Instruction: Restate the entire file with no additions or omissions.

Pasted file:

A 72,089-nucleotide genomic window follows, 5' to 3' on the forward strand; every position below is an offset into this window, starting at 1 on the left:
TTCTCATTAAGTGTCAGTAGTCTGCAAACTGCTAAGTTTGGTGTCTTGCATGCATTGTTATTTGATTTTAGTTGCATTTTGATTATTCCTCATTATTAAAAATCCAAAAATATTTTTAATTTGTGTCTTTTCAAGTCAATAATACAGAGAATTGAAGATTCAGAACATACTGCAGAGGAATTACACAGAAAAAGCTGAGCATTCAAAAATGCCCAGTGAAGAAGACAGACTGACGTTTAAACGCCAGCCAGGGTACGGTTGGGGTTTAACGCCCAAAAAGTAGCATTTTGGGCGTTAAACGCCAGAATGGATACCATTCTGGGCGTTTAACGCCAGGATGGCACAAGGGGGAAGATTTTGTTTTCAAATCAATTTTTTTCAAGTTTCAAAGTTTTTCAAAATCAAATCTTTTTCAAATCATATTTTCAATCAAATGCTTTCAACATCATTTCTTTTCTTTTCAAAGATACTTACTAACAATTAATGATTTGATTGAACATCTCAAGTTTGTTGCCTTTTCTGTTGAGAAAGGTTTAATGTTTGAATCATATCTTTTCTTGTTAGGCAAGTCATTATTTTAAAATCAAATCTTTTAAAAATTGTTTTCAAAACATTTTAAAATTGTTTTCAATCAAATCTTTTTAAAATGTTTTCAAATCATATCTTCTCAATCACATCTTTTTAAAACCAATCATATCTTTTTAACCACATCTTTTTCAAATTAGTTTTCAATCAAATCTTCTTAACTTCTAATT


A 72,089-nucleotide genomic window follows, 5' to 3' on the forward strand; every position below is an offset into this window, starting at 1 on the left:
TTCTCATTAAGTGTCAGTAGTCTGCAAACTGCTAAGTTTGGTGTCTTGCATGCATTGTTATTTGATTTTAGTTGCATTTTGATTATTCCTCATTATTAAAAATCCAAAAATATTTTTAATTTGTGTCTTTTCAAGTCAATAATACAGAGAATTGAAGATTCAGAACATACTGCAGAGGAATTACACAGAAAAAGCTGAGCATTCAAAAATGCCCAGTGAAGAAGACAGACTGACGTTTAAACGCCAGCCAGGGTACGGTTGGGGTTTAACGCCCAAAAAGTAGCATTTTGGGCGTTAAACGCCAGAATGGATACCATTCTGGGCGTTTAACGCCAGGATGGCACAAGGGGGAAGATTTTGTTTTCAAATCAATTTTTTTCAAGTTTCAAAGTTTTTCAAAATCAAATCTTTTTCAAATCATATTTTCAATCAAATGCTTTCAACATCATTTCTTTTCTTTTCAAAGATACTTACTAACAATTAATGATTTGATTGAACATCTCAAGTTTGTTGCCTTTTCTGTTGAGAAAGGTTTAATGTTTGAATCATATCTTTTCTTGTTAGGCAAGTCATTATTTTAAAATCAAATCTTTTAAAAATTGTTTTCAAAACATTTTAAAATTGTTTTCAATCAAATCTTTTTAAAATGTTTTCAAATCATATCTTCTCAATCACATCTTTTTAAAACCAATCATATCTTTTTAACCACATCTTTTTCAAATTAGTTTTCAATCAAATCTTCTTAACTTCTAATT